I did my voluntary session today, as normal. I ring around some people, just to say hi and chat. I usually refer to these people as “clients”, although there is more to it than that. Over the months you get to know people, they get to know you, so they become friends. In fact, I deliberately use the word “client” to remind myself that ultimately, this is professional. If they decided they didn’t want to speak to me any more, for whatever reason, I wouldn’t have a choice but to not call them any more.

I’ve been doing this for almost a year now, and it has happened a couple of times. You can’t take it personally – one of the clients said after only a couple of calls that she would prefer to speak to a woman. Reasons can be that fickle. For the mst part, however, you build a relationship with somebody which, like any relationship, grows over time.

I had a first today. One of my clients I’ve only spoken to intermittently for the last few months. I knew she was ill, and at one stage she told me she’d had a spell in hospital. Today I phoned and was told by her husband that she’d died last week. I mean, I was very shocked. Perhaps I shouldn’t have been – the work is by definition with the elderly, this lady was in her nineties, plus I’d known she’d been unwell.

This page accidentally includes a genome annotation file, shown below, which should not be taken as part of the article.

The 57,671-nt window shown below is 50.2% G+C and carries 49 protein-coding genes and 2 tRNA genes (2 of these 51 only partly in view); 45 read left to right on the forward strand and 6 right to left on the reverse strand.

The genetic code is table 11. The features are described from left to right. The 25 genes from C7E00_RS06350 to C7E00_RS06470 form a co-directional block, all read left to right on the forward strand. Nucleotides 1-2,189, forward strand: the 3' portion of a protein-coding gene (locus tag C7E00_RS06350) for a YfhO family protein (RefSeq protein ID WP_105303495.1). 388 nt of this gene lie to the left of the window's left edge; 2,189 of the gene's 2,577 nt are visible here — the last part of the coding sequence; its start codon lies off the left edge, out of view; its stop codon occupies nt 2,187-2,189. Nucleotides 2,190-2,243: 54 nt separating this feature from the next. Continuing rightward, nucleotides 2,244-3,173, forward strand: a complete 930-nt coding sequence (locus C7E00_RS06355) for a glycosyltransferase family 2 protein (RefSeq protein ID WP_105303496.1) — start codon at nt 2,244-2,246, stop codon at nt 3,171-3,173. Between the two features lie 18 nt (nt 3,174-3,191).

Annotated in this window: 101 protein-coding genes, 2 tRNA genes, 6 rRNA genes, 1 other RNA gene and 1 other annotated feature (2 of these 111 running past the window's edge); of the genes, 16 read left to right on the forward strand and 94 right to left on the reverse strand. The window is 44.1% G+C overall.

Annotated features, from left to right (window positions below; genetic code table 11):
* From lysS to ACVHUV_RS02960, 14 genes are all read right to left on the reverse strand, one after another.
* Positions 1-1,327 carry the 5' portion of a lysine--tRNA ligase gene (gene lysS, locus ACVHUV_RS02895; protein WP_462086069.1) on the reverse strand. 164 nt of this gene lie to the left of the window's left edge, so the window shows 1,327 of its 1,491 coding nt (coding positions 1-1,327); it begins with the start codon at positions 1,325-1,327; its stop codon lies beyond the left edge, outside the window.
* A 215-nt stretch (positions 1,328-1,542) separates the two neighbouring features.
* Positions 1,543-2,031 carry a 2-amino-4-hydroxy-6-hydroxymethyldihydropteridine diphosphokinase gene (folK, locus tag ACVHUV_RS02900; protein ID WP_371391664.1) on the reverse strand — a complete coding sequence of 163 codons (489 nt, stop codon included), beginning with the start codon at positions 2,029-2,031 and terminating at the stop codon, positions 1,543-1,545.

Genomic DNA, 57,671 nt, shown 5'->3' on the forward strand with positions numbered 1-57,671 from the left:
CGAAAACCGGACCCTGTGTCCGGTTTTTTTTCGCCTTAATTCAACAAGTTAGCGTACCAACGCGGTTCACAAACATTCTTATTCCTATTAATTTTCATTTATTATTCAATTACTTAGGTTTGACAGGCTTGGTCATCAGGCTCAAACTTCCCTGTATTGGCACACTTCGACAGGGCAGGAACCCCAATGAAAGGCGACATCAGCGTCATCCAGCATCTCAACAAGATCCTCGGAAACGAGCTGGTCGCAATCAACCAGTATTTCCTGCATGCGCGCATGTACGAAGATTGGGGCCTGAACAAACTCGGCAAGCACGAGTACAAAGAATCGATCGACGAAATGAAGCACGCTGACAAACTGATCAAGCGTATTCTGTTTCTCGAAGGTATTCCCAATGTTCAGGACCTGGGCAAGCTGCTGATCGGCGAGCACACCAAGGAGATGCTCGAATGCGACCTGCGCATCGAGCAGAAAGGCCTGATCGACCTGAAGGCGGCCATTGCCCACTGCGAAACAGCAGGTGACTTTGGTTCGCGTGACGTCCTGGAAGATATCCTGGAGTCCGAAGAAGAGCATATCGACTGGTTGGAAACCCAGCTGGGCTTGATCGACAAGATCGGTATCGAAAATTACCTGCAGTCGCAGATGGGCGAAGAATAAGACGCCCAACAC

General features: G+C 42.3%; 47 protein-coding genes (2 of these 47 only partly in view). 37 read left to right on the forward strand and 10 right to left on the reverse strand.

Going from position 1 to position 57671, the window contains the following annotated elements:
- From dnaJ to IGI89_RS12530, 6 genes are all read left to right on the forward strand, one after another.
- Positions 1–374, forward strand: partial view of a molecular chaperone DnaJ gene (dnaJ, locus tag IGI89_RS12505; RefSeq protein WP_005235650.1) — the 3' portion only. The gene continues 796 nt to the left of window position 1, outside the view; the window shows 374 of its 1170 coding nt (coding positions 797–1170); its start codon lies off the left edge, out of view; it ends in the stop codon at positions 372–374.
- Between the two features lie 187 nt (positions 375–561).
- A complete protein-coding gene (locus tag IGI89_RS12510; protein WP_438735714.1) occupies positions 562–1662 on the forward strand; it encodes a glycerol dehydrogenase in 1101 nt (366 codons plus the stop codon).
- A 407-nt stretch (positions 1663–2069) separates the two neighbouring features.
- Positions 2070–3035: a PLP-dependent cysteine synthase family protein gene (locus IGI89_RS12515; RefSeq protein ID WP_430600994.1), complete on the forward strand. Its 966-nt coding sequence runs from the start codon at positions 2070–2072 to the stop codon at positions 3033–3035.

But I’m afraid I did find it quite shocking. I remember saying how sorry I was to hear that. I used to really enjoy speaking to the client and told the husband so. But it is only really now, after the news has had a few hours to sink in, that there was other stuff I could and should have said. The obvious thing should have been to ask the husband how he was holding up. I mean, he must be a similar age, I suppose, and they had probably been married for many years.

I did at least tell the Age UK woman all about this, so hopefully she will have had the presence of mind to call the guy at some point, but I know only too well how stretched the charities are. At the very least I must learn from this.

Author: Mister Bump UK

Designed/developed IT systems in finance, but had a stroke in 2016, aged 48. Returned to developing mainly health-related software from home, plus do some voluntary work. Married, with a grown-up, left-home daughter.

One thought on “Shocked”

  1. I must say further that having though about this overnight, the only similar feeling is the loss of a friend. I guess as we get older we experience it and learn to cope, but for me quite unusual.


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